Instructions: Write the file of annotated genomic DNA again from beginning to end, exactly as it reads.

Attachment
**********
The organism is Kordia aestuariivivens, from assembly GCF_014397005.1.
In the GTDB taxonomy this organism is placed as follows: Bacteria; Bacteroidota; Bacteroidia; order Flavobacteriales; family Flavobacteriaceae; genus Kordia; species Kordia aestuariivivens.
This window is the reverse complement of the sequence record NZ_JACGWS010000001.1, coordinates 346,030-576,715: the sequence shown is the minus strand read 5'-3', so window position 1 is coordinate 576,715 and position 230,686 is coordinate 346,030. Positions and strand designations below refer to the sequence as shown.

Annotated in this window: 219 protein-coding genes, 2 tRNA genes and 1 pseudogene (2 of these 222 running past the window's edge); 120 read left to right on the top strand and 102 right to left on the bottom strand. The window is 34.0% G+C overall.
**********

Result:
The organism is Kordia aestuariivivens, from assembly GCF_014397005.1.
In the GTDB taxonomy this organism is placed as follows: Bacteria; Bacteroidota; Bacteroidia; order Flavobacteriales; family Flavobacteriaceae; genus Kordia; species Kordia aestuariivivens.
This window is the reverse complement of the sequence record NZ_JACGWS010000001.1, coordinates 346,030-576,715: the sequence shown is the minus strand read 5'-3', so window position 1 is coordinate 576,715 and position 230,686 is coordinate 346,030. Positions and strand designations below refer to the sequence as shown.

Annotated in this window: 219 protein-coding genes, 2 tRNA genes and 1 pseudogene (2 of these 222 running past the window's edge); 120 read left to right on the top strand and 102 right to left on the bottom strand. The window is 34.0% G+C overall.